Patients were excluded if they had secondary angle closure or a personal history of hypertension, diabetes, or cardiovascular disease.

Control subjects did not have a history of any of the above symptoms and signs. All the control subjects received a complete ocular examination, which included best corrected visual acuity measurements using the logarithm of the minimum angle of resolution 4-m charts, slit-lamp evaluation of the anterior segment, fundus examination, measurement of IOP, axial length measurement (A-scan ultrasonography, Quantel Medical, Clermont-Ferrand, France), and detailed recording of the health and degree of cupping of the optic nerve head. All control subjects had open angles, IOPs of <21 mmHg, normal optic nerve heads with cup-to-disc ratio of ≤0.5, no family history of glaucoma, no ophthalmic diseases except cataract, and no personal history of hypertension, diabetes, or cardiovascular diseases.

DNA Preparation

DNA samples of PACG patients and controls were prepared from leukocytes of peripheral venous blood using the phenol-chloroform extracted method and stored at –80 °C until use.

Tag Single Nucleotide Polymorphism Selection and Genotyping

The Tagger program in Haploview 4.1 was used for selecting tag SNPs. In order to cover most of the genetic variability of the CALCRL gene, tag SNPs were chosen using pair-wise tagging, Hardy–Weinberg equilibrium p value cutoff 0.05, r2 cutoff >0.8, minimum minor allele frequency >0.1, and population CHB (Han Chinese in Beijing, China)+JPT (Japanese in Tokyo, Japan). Finally we chose seven tag SNPs suggested by the Tagger program, which captured 87.7% of common CALCRL SNPs in the Hapmap database. These proposed tag SNPs were: rs7591567 [C/T] at intron 1, rs3821181 [C/G] at intron 1, rs9288141 [A/G] at intron 1, rs1157699 [C/T] at intron 1, rs840617 [A/T] at intron 8, rs6759535 [C/T] at intron 8, and rs3771073 [C/G] at intron 1. The latter two tag SNPs were used in exchange for rs3771081 (D'=1, r2=1.0) and rs12104503 (D'=1, r2=0.905), respectively.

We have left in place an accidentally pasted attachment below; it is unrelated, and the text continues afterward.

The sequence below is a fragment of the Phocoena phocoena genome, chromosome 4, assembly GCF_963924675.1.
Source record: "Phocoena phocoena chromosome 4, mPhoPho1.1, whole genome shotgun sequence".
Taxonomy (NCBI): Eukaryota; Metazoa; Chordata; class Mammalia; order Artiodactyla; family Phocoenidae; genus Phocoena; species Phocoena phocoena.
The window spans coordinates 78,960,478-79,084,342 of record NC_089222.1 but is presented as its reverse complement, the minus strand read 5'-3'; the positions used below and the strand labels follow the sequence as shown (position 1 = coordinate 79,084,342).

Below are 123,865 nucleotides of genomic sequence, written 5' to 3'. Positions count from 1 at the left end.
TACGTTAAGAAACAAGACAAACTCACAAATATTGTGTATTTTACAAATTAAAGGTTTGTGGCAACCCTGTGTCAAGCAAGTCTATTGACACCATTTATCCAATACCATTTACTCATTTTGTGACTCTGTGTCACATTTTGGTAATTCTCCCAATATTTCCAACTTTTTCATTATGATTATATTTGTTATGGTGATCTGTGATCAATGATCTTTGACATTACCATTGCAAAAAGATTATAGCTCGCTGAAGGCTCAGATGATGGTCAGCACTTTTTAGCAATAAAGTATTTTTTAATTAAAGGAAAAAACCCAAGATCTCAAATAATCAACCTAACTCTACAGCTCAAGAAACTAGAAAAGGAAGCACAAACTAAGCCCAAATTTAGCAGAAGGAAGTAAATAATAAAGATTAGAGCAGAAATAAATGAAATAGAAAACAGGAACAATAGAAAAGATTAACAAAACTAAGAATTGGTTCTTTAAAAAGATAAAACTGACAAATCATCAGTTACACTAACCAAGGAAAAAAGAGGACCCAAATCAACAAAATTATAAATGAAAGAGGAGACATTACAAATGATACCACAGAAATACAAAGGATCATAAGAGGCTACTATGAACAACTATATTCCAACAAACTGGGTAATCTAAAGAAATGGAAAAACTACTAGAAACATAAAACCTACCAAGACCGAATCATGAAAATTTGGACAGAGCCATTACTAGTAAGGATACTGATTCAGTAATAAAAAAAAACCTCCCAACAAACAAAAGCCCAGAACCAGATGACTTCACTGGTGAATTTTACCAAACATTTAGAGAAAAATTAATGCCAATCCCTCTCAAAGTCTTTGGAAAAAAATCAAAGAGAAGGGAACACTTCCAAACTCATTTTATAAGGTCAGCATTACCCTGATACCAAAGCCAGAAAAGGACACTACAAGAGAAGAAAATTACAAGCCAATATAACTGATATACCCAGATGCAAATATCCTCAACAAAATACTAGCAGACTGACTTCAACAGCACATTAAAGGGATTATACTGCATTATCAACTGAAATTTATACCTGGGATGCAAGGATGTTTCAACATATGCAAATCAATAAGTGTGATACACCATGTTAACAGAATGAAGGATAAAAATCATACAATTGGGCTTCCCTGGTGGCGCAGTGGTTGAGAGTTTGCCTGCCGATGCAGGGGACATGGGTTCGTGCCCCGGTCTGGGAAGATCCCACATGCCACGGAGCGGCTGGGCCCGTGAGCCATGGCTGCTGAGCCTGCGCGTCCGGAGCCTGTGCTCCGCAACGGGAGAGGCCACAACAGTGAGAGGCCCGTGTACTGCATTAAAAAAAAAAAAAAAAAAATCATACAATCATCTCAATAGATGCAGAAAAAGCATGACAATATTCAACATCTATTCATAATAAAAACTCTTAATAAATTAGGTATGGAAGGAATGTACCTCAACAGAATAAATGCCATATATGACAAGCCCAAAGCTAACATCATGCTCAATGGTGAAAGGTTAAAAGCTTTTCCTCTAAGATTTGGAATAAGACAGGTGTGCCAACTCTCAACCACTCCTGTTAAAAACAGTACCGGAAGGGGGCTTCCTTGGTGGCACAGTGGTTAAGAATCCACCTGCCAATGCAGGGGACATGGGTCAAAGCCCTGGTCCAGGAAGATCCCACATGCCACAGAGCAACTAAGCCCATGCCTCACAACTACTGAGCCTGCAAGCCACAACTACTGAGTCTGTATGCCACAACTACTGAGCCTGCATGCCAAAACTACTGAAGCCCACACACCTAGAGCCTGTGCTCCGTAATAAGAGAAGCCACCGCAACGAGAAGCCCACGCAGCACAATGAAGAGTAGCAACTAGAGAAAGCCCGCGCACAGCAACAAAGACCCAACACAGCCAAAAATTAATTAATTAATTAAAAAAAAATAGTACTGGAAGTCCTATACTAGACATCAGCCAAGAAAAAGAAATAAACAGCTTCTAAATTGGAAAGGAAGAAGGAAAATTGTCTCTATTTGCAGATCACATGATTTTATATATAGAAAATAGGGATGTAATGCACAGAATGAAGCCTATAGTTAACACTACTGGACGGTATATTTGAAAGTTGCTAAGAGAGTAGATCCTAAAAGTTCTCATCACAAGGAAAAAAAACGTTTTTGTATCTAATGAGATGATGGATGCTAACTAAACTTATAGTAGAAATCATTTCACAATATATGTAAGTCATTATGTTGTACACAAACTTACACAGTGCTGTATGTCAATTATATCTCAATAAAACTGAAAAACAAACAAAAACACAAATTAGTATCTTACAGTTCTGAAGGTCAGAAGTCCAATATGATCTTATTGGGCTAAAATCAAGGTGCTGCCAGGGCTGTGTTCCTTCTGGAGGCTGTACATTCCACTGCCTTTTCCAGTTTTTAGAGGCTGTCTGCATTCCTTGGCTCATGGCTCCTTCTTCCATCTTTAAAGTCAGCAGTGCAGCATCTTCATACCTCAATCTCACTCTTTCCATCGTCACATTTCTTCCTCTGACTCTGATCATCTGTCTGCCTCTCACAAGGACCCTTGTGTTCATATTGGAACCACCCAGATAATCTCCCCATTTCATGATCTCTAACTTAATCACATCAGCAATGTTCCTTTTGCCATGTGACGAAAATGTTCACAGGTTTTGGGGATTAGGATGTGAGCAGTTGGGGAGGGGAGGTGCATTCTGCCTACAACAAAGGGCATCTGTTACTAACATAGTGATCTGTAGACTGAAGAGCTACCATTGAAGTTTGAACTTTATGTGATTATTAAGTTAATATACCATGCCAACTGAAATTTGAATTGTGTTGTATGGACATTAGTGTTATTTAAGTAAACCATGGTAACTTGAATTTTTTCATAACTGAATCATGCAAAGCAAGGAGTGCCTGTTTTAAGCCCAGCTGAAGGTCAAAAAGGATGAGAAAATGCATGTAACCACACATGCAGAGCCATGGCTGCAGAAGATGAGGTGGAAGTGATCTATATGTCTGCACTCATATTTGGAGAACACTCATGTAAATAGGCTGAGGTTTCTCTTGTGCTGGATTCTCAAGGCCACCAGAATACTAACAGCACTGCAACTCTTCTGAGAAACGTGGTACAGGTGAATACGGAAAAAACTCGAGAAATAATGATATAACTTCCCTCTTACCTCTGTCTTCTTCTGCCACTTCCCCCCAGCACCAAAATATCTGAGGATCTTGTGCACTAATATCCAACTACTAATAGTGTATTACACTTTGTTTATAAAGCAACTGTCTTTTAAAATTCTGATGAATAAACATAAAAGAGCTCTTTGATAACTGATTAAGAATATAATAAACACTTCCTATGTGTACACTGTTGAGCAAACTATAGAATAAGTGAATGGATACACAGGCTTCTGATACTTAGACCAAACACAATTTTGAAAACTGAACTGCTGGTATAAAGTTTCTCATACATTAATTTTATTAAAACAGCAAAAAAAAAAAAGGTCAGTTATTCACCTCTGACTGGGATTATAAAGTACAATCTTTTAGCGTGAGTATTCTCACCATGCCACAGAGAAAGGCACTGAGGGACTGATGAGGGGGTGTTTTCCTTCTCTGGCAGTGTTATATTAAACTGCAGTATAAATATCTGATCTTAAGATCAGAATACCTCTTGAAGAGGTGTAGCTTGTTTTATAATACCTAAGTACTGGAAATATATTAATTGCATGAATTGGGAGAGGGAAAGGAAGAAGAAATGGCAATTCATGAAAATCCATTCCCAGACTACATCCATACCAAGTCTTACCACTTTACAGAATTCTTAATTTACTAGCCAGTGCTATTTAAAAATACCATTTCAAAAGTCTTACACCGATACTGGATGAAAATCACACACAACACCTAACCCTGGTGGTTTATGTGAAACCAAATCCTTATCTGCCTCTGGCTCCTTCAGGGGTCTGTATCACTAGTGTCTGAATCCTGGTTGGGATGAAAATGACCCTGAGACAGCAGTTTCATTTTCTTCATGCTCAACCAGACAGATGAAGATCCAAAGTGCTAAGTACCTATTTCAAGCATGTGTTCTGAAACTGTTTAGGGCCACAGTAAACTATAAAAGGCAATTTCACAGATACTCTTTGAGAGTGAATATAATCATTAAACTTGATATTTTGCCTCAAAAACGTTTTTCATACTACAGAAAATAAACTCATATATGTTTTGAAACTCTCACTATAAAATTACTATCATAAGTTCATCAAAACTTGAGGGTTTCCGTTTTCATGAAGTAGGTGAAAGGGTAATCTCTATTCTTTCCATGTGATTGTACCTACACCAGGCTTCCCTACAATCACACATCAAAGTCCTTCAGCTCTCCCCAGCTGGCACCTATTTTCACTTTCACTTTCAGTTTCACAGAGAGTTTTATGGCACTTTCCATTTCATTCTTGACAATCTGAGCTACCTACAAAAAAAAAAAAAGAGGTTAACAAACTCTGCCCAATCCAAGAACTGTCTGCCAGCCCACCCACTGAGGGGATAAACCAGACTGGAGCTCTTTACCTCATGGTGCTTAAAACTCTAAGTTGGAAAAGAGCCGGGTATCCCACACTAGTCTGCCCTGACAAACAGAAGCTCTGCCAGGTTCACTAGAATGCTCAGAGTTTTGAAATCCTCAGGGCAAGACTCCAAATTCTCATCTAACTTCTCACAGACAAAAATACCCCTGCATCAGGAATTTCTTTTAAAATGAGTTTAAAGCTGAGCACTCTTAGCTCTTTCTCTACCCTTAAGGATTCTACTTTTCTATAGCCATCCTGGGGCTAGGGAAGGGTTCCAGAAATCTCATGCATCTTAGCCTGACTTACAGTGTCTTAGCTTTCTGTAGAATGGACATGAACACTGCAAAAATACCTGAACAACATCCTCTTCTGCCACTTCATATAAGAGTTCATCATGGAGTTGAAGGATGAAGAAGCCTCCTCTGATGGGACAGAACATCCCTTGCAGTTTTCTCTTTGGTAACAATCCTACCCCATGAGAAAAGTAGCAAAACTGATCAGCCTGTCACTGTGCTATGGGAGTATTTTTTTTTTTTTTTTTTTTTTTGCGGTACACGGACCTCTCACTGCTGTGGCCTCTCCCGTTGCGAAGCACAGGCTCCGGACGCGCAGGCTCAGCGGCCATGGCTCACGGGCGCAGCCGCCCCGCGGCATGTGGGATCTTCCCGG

All seven tag SNPs were genotyped by PCR restriction fragment length polymorphism (PCR-RFLP). The primers of the seven sites were designed using Primer Premier 5.0 software (Premier Biosoft International, Palo Alto, CA). The details of the primers and enzymes used for PCR-RFLP genotyping are presented in Table 1.

The PCR reaction was performed in a thermocycler (Biometra, GoÈttingen, Germany) under the following conditions: an initial denaturation at 95 °C for 5 min followed by 33 to 35 cycles of 95 °C for 30 s, proper annealing temperature for 30 s, and 72 °C for 30 s. The final extension cycle of 72 °C was for 5 min. The PCR products were then digested by the proper restriction enzymes (New England Biolabs, Inc., Beijing, China). Digestion products were loaded onto an 8% (49:1) polyacrylamide/0.5× Tris/Borate/EDTA gel and resolved at 35 W for about 1.5 h. The images were recorded digitally.

Statistical Analysis

Statistical analysis was performed with SPSS version 12.0 for Windows (SPSS Inc., Chicago, IL). The Hardy–Weinberg equilibrium was tested by the χ2 test. We evaluated the frequency of genotypes and alleles in this study using the χ2 test or Fisher’s exact test (p values <0.05 were considered significant). The haplotype frequency and linkage disequilibrium of the SNPs were estimated with Haploview 4.1. A haplotype frequency <0.03 was not studied further. All the data were corrected by Bonferroni correction.